By Tom Travis
A resolution that will allocate $3.25 million in American Rescue Plan Act (ARPA) funding towards Ashley Capital’s redevelopment of the Buick City brownfield was approved Oct. 24 by the Flint City Council.
The City of Flint administration had submitted a resolution to allocate the funds. At the same meeting, the council voted to accept a $2 million grant from the C.S. Mott Foundation for the Ashley Capital project.
Ashley Capital is under contract to purchase the 350-acre former Buick City site from Revitalizing Auto Communities Environmental Response (RACER) Trust. Ashley officials plan to develop a state-of-the-art industrial park expected to bring about 3,000 jobs to the City of Flint — jobs paying upwards of $17 per hour. Ashley Capital plans to invest about $300 million in the site, pending a period of due diligence that ends in early 2023, according to a press release from the Mayor’s office.
The Buick City site comes with significant environmental challenges, including PFAS contamination, concrete foundations, and underground utilities infrastructure left behind by General Motors.
According to the current purchase agreement, RACER Trust would continue environmental remediation in specific areas of the former Buick City site after the sale is finalized, while Ashley Capital would begin redevelopment on 290 acres that are ready for build. Ashley Capital would redevelop the rest of the site when environmental cleanup is complete.
To remediate the site, Ashley Capital is seeking $17 million in grant assistance through a multi-level public-private partnership that leverages funds from the following entities:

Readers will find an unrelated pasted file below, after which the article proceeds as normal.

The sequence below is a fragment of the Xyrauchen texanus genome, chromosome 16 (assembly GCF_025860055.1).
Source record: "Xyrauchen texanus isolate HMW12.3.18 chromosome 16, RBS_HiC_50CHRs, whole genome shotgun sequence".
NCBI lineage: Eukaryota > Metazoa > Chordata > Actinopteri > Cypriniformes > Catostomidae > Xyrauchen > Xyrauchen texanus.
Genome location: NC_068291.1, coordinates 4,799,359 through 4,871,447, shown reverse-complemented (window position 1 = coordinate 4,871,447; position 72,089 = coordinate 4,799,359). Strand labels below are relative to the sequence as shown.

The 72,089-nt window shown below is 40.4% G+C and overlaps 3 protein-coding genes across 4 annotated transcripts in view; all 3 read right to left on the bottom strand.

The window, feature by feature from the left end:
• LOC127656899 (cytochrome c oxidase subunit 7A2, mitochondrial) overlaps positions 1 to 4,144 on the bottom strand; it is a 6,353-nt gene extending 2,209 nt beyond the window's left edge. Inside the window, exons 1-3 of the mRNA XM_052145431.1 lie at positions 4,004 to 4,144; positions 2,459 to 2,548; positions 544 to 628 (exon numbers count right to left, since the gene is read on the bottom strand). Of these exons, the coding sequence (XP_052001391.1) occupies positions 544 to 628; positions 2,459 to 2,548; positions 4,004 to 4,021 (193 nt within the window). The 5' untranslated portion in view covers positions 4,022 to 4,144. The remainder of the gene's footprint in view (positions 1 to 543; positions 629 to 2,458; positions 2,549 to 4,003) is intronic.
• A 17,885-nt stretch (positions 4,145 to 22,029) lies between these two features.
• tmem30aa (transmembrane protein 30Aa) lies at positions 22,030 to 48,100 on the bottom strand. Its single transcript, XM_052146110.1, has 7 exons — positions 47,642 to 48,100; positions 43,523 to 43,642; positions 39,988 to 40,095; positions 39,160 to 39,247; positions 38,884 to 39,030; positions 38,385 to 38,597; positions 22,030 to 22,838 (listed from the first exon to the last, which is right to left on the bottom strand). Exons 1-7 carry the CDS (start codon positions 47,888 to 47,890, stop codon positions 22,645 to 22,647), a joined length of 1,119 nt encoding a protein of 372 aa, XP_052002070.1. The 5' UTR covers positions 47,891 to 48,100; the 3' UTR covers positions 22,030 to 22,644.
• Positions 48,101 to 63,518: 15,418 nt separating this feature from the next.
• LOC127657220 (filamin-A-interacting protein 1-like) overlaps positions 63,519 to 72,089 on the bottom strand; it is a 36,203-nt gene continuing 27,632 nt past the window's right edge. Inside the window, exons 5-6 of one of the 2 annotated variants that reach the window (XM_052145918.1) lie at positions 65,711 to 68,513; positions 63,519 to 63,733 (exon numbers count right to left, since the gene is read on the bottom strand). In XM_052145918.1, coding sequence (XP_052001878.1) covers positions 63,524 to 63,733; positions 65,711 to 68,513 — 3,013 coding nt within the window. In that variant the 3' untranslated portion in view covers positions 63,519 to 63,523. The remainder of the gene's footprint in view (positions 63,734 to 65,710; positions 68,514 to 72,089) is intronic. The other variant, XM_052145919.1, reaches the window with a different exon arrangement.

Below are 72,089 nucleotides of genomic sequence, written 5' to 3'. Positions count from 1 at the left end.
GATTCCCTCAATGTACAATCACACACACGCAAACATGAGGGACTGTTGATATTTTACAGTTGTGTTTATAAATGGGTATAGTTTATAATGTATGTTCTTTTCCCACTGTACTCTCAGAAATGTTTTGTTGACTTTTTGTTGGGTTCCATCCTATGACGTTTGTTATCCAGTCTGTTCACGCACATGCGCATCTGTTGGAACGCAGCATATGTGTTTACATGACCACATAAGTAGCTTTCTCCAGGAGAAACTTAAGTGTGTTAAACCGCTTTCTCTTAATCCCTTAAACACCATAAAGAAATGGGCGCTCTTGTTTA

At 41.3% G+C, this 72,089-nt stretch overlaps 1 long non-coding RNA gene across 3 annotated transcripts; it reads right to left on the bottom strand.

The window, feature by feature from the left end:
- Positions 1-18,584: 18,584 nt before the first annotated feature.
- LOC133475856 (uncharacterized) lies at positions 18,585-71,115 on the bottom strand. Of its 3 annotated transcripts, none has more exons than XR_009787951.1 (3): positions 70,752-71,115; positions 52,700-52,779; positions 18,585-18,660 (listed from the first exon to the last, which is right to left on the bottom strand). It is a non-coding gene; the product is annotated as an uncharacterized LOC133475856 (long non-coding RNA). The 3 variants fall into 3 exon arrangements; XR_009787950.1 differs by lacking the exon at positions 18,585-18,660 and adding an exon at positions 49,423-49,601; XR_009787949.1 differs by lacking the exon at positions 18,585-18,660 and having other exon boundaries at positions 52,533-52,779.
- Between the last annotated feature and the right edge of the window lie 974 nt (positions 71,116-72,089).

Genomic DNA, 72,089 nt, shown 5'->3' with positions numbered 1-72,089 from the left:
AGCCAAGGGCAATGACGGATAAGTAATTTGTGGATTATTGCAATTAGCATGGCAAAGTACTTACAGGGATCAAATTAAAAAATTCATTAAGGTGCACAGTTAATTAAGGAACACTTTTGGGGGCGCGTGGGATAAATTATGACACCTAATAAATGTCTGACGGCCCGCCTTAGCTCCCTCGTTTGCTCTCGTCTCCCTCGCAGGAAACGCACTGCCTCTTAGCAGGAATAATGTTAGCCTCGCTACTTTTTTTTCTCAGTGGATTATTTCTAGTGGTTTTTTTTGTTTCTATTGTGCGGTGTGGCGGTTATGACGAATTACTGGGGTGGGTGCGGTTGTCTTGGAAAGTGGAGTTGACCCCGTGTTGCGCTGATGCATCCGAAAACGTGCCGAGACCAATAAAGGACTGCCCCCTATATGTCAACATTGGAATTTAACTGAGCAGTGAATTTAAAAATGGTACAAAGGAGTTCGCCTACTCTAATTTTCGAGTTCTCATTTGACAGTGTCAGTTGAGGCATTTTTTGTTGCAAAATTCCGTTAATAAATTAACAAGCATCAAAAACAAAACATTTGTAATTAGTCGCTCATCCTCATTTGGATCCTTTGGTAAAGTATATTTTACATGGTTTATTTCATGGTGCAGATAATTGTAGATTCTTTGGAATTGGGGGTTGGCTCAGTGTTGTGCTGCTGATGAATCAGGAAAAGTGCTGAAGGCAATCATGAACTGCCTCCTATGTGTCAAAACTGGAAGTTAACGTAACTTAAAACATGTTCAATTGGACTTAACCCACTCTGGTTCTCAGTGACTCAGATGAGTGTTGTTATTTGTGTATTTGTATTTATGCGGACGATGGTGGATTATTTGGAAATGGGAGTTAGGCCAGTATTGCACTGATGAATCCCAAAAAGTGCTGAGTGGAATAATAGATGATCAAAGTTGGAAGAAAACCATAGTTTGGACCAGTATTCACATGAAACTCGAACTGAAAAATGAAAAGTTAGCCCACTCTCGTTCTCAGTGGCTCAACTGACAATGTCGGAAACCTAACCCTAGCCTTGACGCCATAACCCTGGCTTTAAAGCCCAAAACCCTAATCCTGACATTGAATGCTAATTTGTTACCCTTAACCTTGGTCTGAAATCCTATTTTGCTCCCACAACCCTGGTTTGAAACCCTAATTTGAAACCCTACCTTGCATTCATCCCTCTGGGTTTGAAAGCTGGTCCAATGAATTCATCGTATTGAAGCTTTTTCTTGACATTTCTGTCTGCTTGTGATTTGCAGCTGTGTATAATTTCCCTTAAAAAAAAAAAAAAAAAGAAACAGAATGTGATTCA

• $3.25 million – City of Flint ARPA funds (leveraged at a rate of about 4:1)
• $2 million – C.S. Mott Foundation
• $3.25 million – Genesee County ARPA funds
• $8.5 million – Michigan Economic Development Corporation (MEDC)
The Genesee County Commissioners approved a $3.25 million ARPA allocation at their Oct. 12 meeting. MEDC could move forward with the final $8.5 million allocation as soon as November 2022.
“It’s inspiring to see these public and private partners come together to make this project work,” City of Flint Economic Development Director Samantha Fountain said. “This site was left with unique challenges to redevelopment, and without this collaboration, the project wouldn’t be possible. This is going to spur economic revitalization, especially for Flint’s northside. I’m excited to see the ripple effect this major investment will have, hopefully allowing adjacent small businesses to thrive.”
Ashley Capital brings the largest private capital investment that Flint’s northside has seen in several decades. The resulting development will include between seven to nine new high-quality light industrial/warehouse buildings, totaling between three-and-a-half to four-and-a-half million square feet of available space.
“The Ashley Capital deal is going to be transformational for Flint residents,” Flint Mayor Sheldon Neeley said. “After multiple attempts to bring investors to the former Buick City site over the years, we were able to put together a funding partnership for environmental remediation that is a true game-changer.
‘We’re taking one of the largest brownfield sites in Michigan and transforming this liability into an asset for economic development. This is going to have a major impact on economic opportunity and quality of life for Flint residents,” Neeley said.
The Ashley Capital redevelopment would also mean a boost in property and income tax revenue for the City of Flint, increasing the stability of funding for city services like police, fire, water, and street maintenance, according to a press release from the mayor’s office.
Ashley Capital specializes in brownfield redevelopment and has worked with RACER Trust to redevelop multiple former GM sites in Michigan, like the 120-acre GM Delco Plant in Livonia. Ashley Capital was able to bring Amazon Inc. and Republic National Distribution Co. to the Livonia site.
Buick City is a former automotive manufacturing site in Flint that the General Motors Corporation used throughout the late 20th century to manufacture transmission and engine components until it ceased operations in 2010.
The 413-acre Buick City site is an industrial brownfield which once boasted 30,000 employees in 24 buildings — making it one of the largest manufacturing facilities in the world. In its last years before it shut down entirely in 2010, it was the primary producer of the Pontiac Bonneville and Buick LeSabre.
EVM Managing Editor Tom Travis can be reached at email@example.com